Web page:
Intolerance on the march - the rise of illiberalism

By Charles HanklaGeorgia State University

Back in 1991, the eminent political scientist Samuel Huntington pointed out that democratic transitions around the world often come in waves.

He pointed to a “third wave” of democratization that began in the 1970s with Spain and Portugal and continued into the 1980s, particularly in Eastern Europe and Latin America. After he wrote his book, this liberal wave seemed only to pick up speed, with transitions in the 1990s in parts of Africa and Asia.

Sadly, today we seem to be experiencing an “illiberal wave.” This wave, which has left no part of the world untouched, is not necessarily about a return to authoritarian government. Nor is it about liberalism as commonly understood in American politics.

It is broader than both of these. It is about a rejection of the liberal idea – political, social and economic – that has been an important part of political discourse at least since the end of the cold war.

This liberal idea embraces free markets, internationalism and tolerance for difference, and it is suspicious of nationalism in both its economic and political forms. While the liberal idea has never been dominant, it has been highly influential, especially among internationalized and educated elites in the West and around the world.

Huntington himself recognized the existence of “reverse waves” of democratization, and observers such as journalist Fareed Zakaria and scholars Steven Levitsky and Lucan Way have pointed to a rise, since the 1990s, in “illiberal democracies” and “competitive autocracies.”

But today there is a palpable sense that, perhaps more than at any time in the last 40 or 50 years, illiberalism is on the march. This may be best symbolized by how, a quarter century since one barrier separating Europe crumbled, some are now advocating that we begin building walls once more.

If it’s true that economic and political liberalism is on the wane, is there anything we can – and should – do about it?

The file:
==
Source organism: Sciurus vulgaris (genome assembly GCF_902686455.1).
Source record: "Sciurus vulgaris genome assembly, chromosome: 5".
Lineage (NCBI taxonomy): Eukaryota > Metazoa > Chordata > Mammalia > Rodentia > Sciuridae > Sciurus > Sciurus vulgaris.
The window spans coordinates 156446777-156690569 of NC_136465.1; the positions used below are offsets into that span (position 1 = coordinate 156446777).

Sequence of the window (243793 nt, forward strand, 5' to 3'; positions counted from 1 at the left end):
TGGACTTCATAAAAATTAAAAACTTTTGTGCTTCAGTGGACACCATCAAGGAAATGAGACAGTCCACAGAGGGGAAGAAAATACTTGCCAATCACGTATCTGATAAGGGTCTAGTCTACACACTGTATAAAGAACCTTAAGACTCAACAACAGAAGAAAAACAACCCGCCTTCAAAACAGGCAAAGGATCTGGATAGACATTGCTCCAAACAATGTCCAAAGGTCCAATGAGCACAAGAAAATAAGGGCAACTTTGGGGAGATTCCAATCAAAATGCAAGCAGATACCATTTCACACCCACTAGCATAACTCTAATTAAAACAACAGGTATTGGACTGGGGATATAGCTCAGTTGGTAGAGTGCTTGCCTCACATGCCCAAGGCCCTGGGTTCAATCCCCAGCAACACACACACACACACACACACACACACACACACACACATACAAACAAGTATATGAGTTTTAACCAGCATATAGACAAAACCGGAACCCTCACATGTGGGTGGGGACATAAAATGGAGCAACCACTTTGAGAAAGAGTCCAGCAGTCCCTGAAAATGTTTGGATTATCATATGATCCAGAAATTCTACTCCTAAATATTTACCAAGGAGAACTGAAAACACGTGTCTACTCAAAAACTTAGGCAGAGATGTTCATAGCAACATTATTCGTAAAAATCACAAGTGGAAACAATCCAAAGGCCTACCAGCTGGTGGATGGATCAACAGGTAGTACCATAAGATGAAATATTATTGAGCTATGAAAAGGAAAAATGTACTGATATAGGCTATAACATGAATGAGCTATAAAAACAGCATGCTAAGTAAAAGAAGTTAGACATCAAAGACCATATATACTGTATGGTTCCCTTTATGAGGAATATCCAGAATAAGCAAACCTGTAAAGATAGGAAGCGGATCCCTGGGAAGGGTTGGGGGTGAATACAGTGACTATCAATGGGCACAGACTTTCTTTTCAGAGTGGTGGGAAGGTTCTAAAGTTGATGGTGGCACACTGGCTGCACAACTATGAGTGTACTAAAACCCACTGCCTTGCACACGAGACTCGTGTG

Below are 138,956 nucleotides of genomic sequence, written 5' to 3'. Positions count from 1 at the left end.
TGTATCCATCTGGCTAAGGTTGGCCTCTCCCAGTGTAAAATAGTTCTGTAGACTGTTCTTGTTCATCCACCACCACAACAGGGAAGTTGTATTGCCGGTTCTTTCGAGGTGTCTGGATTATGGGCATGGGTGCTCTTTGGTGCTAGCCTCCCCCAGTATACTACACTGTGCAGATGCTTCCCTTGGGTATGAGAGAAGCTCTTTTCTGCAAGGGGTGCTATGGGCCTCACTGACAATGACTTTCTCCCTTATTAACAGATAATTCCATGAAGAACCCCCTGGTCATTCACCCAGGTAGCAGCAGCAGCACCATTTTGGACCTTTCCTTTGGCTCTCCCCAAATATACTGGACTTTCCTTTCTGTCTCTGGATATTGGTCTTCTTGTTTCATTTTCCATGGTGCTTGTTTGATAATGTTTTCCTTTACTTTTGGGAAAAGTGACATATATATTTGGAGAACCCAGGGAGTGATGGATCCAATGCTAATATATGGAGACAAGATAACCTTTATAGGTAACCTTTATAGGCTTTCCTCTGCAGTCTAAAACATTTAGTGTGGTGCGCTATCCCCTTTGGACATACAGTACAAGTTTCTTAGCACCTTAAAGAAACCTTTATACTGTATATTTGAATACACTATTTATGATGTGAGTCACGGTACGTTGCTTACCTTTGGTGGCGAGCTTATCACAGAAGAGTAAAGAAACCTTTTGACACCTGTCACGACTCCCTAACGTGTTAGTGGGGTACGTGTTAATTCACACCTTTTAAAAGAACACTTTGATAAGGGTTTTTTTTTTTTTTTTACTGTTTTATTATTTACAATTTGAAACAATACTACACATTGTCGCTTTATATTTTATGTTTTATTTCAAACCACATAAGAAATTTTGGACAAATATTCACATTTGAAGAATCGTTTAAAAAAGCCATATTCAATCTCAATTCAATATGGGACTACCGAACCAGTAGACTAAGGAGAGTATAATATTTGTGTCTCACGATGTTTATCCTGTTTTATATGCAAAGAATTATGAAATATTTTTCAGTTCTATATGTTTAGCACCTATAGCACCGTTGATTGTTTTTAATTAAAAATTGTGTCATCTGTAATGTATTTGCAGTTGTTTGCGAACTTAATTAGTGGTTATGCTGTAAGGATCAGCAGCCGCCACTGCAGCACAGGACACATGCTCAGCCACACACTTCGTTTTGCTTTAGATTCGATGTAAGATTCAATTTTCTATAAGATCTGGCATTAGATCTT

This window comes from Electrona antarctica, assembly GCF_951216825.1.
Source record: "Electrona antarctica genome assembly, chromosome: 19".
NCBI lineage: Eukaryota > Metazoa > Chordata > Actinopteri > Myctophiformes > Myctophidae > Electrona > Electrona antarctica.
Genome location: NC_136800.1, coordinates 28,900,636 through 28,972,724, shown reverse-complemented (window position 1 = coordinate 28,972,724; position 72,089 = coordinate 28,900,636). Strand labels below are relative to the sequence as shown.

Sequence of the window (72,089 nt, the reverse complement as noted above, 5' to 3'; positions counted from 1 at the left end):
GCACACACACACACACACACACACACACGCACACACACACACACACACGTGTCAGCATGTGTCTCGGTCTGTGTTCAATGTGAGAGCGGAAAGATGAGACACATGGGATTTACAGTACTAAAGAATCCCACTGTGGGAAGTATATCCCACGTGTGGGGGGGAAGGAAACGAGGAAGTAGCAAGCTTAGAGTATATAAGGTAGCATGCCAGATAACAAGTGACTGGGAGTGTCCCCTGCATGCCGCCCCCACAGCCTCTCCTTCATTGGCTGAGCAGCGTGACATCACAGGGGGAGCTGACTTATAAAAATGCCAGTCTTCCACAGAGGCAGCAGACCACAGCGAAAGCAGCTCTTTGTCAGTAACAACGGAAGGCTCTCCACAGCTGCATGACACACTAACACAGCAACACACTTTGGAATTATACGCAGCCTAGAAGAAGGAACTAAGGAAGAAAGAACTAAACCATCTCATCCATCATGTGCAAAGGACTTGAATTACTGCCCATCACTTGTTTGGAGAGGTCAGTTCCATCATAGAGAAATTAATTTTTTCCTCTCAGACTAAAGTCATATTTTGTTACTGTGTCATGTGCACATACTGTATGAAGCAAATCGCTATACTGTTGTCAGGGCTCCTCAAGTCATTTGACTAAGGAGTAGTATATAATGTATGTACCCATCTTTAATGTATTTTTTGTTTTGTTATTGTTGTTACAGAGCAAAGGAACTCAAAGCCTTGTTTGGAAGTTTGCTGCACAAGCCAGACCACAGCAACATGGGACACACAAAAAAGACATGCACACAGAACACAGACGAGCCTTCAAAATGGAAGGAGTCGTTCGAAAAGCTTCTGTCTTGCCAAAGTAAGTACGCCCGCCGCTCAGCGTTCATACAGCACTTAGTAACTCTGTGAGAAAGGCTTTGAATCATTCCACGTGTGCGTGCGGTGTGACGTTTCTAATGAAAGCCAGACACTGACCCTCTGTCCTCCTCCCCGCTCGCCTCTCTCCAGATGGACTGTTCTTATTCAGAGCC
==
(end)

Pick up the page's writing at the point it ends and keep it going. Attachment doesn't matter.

Trump wants to erect a wall between the U.S. and Mexico. Jonathan Drake/Reuters

‘Losers’ rejecting liberalism

The current rejection of the liberal idea has come in disparate forms and is by no means universal. Last week’s Brexit vote in the United Kingdom and Donald Trump’s presidential ambitions in the United States are only the most obvious signs of this new illiberal wave.

These two phenomena have much in common. They both indicate that a significant number of Britons and Americans, especially among the native-born working class, have negative feelings about immigration, free markets and social change more generally. These voters feel let down by elites and squeezed by the modern economy, and they believe that they are losing their countries to foreigners and (in some cases) minorities.

But, of course, the illiberal wave has not been limited to the United States and Britain. Populist parties are in the ascendant all over the European continent. In France, the far-right National Front is likely to enter the second round of next year’s presidential election. In Austria, the xenophobic Freedom Party nearly captured the presidency. And nationalist parties are gathering steam in Germany, Belgium, Denmark, Hungary and beyond.

In Ukraine, we are treated to the spectacle of Russia, itself embracing illiberalism under the increasingly authoritarian rule of Vladimir Putin, annexing Crimea and backing rebels in the east. In Turkey, long a beacon of secular government and progressive Islam in the Middle East, commentators are more and more alarmed at the autocratic behavior of President Recep Tayyip Erdoğan.

Nor has Asia escaped the illiberal wave. While India has mostly remained true to its democratic traditions, the current BJP government is cracking down on many citizens, particularly in universities, who do not share its Hindu nationalist ideology.

China’s ruling communist party, which has never embraced political liberalism, is in the midst of a particularly severe period of repression. And the Philippines has just elected a populist president who has been accused by human rights groups of advocating the extrajudicial killings of criminals.

More seriously, the initial promise of the Arab Spring has disintegrated into military government (Egypt), repression (Bahrain) and civil war (Syria). Indeed, the profoundly ugly Islamic State is perhaps the most manifestly illiberal political movement in recent memory, with al Qaeda and other radical Islamist movements not far behind.


Keeping immigrants out was a big part of the UK’s ‘Brexit’ campaign. Stefan Wermuth/Reuters

Roots of illiberalism

But are all of these examples really components of the same “illiberal wave?”

Clearly, Brexit, Donald Trump and the Islamic State are very different things. Perhaps this is all coincidence and we are conflating international events that don’t belong together. After all, liberal trends can also be identified in recent years, most notably with LGBT rights expanding in many (though not all) countries.